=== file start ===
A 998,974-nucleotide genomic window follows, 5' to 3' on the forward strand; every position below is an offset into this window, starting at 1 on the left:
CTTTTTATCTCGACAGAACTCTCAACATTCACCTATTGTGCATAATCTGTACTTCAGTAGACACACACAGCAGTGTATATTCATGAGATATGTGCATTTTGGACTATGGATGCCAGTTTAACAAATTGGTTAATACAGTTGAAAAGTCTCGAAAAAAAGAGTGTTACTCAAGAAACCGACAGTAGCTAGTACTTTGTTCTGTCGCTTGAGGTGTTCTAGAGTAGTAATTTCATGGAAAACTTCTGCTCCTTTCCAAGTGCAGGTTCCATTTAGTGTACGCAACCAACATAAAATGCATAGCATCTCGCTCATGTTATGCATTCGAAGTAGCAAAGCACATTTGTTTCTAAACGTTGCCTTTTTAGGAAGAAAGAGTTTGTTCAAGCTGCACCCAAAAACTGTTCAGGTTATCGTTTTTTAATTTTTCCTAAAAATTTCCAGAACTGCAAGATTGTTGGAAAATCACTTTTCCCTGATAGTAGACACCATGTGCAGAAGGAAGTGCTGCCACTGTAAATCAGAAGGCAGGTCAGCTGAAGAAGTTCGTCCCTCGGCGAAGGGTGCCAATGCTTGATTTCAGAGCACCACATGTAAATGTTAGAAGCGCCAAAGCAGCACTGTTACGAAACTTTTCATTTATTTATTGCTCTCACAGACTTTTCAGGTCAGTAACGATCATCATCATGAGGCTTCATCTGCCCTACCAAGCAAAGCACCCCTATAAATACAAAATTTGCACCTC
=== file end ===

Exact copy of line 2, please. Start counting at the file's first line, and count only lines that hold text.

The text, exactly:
CTTTTTATCTCGACAGAACTCTCAACATTCACCTATTGTGCATAATCTGTACTTCAGTAGACACACACAGCAGTGTATATTCATGAGATATGTGCATTTTGGACTATGGATGCCAGTTTAACAAATTGGTTAATACAGTTGAAAAGTCTCGAAAAAAAGAGTGTTACTCAAGAAACCGACAGTAGCTAGTACTTTGTTCTGTCGCTTGAGGTGTTCTAGAGTAGTAATTTCATGGAAAACTTCTGCTCCTTTCCAAGTGCAGGTTCCATTTAGTGTACGCAACCAACATAAAATGCATAGCATCTCGCTCATGTTATGCATTCGAAGTAGCAAAGCACATTTGTTTCTAAACGTTGCCTTTTTAGGAAGAAAGAGTTTGTTCAAGCTGCACCCAAAAACTGTTCAGGTTATCGTTTTTTAATTTTTCCTAAAAATTTCCAGAACTGCAAGATTGTTGGAAAATCACTTTTCCCTGATAGTAGACACCATGTGCAGAAGGAAGTGCTGCCACTGTAAATCAGAAGGCAGGTCAGCTGAAGAAGTTCGTCCCTCGGCGAAGGGTGCCAATGCTTGATTTCAGAGCACCACATGTAAATGTTAGAAGCGCCAAAGCAGCACTGTTACGAAACTTTTCATTTATTTATTGCTCTCACAGACTTTTCAGGTCAGTAACGATCATCATCATGAGGCTTCATCTGCCCTACCAAGCAAAGCACCCCTATAAATACAAAATTTGCACCTC